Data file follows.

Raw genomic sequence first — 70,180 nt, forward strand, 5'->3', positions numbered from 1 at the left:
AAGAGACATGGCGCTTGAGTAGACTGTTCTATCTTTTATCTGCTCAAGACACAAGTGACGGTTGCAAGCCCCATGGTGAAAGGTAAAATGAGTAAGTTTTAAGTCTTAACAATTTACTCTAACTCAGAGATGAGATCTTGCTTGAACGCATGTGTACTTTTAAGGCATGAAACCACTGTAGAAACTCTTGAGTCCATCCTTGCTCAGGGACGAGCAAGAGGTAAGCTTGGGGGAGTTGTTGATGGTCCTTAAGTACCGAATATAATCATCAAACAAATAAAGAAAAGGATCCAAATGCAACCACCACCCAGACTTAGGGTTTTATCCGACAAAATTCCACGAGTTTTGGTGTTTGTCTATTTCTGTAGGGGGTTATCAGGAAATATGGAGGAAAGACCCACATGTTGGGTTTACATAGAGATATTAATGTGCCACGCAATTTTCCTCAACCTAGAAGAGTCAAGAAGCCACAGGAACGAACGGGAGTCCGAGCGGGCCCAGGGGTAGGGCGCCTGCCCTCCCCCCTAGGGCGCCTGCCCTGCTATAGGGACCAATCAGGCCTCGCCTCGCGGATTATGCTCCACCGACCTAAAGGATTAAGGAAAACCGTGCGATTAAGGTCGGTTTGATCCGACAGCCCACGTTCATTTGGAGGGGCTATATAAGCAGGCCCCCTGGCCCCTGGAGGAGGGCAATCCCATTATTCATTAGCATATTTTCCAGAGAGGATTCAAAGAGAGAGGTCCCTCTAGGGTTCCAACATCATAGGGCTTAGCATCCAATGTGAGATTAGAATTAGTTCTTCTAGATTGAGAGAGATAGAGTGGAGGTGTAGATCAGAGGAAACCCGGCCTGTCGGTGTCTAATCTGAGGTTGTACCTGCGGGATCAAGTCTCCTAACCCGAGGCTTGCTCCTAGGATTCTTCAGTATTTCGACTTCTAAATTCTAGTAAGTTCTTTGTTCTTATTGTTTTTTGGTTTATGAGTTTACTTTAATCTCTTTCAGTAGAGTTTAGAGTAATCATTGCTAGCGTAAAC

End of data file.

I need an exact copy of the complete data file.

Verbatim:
Raw genomic sequence first — 70,180 nt, forward strand, 5'->3', positions numbered from 1 at the left:
AAGAGACATGGCGCTTGAGTAGACTGTTCTATCTTTTATCTGCTCAAGACACAAGTGACGGTTGCAAGCCCCATGGTGAAAGGTAAAATGAGTAAGTTTTAAGTCTTAACAATTTACTCTAACTCAGAGATGAGATCTTGCTTGAACGCATGTGTACTTTTAAGGCATGAAACCACTGTAGAAACTCTTGAGTCCATCCTTGCTCAGGGACGAGCAAGAGGTAAGCTTGGGGGAGTTGTTGATGGTCCTTAAGTACCGAATATAATCATCAAACAAATAAAGAAAAGGATCCAAATGCAACCACCACCCAGACTTAGGGTTTTATCCGACAAAATTCCACGAGTTTTGGTGTTTGTCTATTTCTGTAGGGGGTTATCAGGAAATATGGAGGAAAGACCCACATGTTGGGTTTACATAGAGATATTAATGTGCCACGCAATTTTCCTCAACCTAGAAGAGTCAAGAAGCCACAGGAACGAACGGGAGTCCGAGCGGGCCCAGGGGTAGGGCGCCTGCCCTCCCCCCTAGGGCGCCTGCCCTGCTATAGGGACCAATCAGGCCTCGCCTCGCGGATTATGCTCCACCGACCTAAAGGATTAAGGAAAACCGTGCGATTAAGGTCGGTTTGATCCGACAGCCCACGTTCATTTGGAGGGGCTATATAAGCAGGCCCCCTGGCCCCTGGAGGAGGGCAATCCCATTATTCATTAGCATATTTTCCAGAGAGGATTCAAAGAGAGAGGTCCCTCTAGGGTTCCAACATCATAGGGCTTAGCATCCAATGTGAGATTAGAATTAGTTCTTCTAGATTGAGAGAGATAGAGTGGAGGTGTAGATCAGAGGAAACCCGGCCTGTCGGTGTCTAATCTGAGGTTGTACCTGCGGGATCAAGTCTCCTAACCCGAGGCTTGCTCCTAGGATTCTTCAGTATTTCGACTTCTAAATTCTAGTAAGTTCTTTGTTCTTATTGTTTTTTGGTTTATGAGTTTACTTTAATCTCTTTCAGTAGAGTTTAGAGTAATCATTGCTAGCGTAAAC